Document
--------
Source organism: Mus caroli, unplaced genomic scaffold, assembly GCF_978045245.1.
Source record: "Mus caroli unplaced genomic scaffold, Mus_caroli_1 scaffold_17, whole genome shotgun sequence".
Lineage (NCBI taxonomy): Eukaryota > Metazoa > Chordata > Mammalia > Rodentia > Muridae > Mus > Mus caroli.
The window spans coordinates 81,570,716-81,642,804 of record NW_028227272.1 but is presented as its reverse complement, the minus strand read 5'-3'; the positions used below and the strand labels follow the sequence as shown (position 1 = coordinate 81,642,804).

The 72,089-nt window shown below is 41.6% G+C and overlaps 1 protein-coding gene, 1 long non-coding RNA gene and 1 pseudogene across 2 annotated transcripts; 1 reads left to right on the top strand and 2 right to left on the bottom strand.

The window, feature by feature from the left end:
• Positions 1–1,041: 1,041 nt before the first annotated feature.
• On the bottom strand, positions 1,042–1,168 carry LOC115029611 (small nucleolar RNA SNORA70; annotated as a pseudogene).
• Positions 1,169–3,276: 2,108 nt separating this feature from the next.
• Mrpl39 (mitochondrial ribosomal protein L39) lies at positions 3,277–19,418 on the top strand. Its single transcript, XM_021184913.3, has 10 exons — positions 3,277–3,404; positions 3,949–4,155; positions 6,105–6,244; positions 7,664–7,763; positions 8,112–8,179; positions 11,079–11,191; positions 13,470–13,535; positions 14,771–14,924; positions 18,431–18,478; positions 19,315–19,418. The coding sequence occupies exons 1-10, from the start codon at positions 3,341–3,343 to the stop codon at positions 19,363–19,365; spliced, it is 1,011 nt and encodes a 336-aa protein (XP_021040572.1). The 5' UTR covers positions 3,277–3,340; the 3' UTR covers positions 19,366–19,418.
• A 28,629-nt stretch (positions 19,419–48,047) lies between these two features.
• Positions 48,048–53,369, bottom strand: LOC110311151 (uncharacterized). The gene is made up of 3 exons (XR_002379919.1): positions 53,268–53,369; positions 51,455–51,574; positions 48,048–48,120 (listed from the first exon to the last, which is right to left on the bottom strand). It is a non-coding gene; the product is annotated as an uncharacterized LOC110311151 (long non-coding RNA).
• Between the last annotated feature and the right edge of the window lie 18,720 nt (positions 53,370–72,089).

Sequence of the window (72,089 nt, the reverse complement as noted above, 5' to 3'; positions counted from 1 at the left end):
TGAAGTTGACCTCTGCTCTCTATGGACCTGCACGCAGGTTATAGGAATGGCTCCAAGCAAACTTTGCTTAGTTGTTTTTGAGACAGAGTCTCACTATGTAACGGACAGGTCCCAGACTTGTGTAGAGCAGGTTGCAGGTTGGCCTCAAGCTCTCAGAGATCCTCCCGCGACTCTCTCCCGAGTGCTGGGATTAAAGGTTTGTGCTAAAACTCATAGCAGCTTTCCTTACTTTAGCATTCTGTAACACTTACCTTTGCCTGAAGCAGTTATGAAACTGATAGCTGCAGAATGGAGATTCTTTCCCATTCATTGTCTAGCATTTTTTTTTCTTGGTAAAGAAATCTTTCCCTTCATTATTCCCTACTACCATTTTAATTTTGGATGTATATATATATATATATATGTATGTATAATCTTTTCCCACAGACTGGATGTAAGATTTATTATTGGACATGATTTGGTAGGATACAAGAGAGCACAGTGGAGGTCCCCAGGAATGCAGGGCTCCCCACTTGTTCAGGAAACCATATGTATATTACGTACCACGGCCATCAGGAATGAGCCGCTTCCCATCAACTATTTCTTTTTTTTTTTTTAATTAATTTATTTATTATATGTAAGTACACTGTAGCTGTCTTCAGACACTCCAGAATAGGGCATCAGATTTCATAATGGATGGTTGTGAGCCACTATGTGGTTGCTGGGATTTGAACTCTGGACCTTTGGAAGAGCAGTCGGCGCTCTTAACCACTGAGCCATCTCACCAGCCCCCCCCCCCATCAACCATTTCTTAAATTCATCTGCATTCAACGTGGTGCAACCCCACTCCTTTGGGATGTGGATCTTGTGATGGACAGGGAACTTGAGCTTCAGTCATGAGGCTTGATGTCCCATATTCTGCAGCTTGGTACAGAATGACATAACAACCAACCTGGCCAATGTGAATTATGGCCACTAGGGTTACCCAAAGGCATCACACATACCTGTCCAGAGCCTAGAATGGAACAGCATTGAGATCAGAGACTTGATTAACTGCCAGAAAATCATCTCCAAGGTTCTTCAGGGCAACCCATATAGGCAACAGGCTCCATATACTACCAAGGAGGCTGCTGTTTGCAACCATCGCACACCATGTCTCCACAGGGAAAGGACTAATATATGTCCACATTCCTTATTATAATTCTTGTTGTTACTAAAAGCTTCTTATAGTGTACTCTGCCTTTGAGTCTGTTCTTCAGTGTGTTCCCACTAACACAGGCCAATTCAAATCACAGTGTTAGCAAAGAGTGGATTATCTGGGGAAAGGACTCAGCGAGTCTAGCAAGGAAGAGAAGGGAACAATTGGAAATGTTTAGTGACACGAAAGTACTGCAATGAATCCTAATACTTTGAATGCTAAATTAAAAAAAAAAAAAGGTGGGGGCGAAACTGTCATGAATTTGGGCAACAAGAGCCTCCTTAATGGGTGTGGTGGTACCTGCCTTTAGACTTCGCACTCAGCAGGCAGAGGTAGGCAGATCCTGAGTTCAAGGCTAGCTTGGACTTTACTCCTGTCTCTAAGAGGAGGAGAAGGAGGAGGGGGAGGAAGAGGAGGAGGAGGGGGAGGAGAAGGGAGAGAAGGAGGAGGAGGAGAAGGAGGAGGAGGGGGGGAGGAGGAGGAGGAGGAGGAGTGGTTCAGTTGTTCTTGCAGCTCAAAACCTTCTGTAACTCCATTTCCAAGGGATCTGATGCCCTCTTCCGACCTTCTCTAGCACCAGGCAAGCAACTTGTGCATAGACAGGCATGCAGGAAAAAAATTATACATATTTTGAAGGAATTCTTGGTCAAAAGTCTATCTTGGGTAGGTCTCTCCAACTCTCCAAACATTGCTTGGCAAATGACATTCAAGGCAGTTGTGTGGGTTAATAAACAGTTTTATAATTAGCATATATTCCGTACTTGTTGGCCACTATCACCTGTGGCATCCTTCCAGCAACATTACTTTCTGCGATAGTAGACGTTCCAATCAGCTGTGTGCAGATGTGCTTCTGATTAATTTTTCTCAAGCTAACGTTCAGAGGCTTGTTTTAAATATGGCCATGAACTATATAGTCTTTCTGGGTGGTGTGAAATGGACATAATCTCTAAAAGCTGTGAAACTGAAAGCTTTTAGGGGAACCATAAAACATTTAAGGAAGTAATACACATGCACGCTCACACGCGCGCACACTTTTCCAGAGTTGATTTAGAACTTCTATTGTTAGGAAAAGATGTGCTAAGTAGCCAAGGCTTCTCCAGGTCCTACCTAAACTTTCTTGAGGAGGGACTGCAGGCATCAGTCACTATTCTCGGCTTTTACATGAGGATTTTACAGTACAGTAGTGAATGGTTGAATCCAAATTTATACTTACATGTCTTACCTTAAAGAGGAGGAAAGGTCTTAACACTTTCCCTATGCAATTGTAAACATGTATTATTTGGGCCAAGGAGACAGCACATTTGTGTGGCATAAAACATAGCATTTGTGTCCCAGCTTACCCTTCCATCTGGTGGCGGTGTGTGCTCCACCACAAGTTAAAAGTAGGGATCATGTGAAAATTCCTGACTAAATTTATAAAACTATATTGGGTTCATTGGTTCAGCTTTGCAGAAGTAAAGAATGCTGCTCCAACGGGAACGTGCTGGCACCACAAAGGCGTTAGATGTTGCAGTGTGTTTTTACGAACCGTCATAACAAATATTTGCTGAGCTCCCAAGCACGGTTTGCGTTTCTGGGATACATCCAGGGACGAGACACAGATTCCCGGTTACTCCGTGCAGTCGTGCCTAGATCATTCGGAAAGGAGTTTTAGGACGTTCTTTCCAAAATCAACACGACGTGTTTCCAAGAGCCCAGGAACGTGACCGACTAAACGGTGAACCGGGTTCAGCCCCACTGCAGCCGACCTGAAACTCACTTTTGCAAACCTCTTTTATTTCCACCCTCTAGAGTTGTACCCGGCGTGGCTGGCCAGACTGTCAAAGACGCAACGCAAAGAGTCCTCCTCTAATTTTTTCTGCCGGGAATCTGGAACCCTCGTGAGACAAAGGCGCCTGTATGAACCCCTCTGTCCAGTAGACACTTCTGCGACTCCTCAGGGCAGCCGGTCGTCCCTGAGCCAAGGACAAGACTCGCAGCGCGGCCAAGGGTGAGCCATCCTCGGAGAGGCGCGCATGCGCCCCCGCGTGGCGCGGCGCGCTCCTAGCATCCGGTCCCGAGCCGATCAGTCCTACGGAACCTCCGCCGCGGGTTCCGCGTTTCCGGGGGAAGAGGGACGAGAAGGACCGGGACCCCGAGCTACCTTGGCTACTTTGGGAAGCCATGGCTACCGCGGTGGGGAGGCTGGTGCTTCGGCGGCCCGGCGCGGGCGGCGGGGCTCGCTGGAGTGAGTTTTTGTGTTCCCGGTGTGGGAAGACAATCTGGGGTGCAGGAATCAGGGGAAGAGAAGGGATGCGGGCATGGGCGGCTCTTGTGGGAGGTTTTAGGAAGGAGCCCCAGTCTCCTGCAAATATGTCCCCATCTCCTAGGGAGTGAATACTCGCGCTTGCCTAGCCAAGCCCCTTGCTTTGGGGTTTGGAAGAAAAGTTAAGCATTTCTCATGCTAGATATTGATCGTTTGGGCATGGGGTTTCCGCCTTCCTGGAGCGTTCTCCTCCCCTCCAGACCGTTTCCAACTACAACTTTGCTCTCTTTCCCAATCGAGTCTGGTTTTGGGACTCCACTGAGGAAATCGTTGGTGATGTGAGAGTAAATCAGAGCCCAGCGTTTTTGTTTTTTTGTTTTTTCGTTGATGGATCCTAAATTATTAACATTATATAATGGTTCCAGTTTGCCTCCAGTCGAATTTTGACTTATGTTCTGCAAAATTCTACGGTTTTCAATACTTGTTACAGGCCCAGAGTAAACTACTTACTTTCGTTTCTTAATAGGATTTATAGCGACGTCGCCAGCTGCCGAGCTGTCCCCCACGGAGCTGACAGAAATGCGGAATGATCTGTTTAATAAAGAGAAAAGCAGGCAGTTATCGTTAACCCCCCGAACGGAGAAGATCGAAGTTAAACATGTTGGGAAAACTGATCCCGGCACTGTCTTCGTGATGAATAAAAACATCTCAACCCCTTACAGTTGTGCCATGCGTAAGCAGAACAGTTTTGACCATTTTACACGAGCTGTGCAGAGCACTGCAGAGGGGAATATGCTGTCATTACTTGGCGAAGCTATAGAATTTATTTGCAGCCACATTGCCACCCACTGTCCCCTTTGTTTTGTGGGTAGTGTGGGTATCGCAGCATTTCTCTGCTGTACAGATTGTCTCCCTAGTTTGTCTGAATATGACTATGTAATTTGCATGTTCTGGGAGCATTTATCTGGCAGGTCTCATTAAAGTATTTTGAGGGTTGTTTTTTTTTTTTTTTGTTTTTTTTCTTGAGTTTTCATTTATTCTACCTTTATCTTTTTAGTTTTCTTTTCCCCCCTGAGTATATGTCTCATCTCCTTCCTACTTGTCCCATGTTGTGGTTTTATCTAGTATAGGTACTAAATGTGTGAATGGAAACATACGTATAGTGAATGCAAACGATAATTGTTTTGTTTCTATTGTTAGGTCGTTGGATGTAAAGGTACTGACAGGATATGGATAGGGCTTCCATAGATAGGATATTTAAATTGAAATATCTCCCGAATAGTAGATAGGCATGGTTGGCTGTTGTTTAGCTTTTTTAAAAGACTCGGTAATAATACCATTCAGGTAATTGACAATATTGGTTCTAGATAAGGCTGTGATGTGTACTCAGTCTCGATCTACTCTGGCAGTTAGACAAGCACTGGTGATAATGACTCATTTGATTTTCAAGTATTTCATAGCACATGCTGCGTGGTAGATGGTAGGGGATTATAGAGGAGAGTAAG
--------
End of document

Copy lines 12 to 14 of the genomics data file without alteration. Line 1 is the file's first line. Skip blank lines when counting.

• Positions 48,048–53,369, bottom strand: LOC110311151 (uncharacterized). The gene is made up of 3 exons (XR_002379919.1): positions 53,268–53,369; positions 51,455–51,574; positions 48,048–48,120 (listed from the first exon to the last, which is right to left on the bottom strand). It is a non-coding gene; the product is annotated as an uncharacterized LOC110311151 (long non-coding RNA).
• Between the last annotated feature and the right edge of the window lie 18,720 nt (positions 53,370–72,089).

Sequence of the window (72,089 nt, the reverse complement as noted above, 5' to 3'; positions counted from 1 at the left end):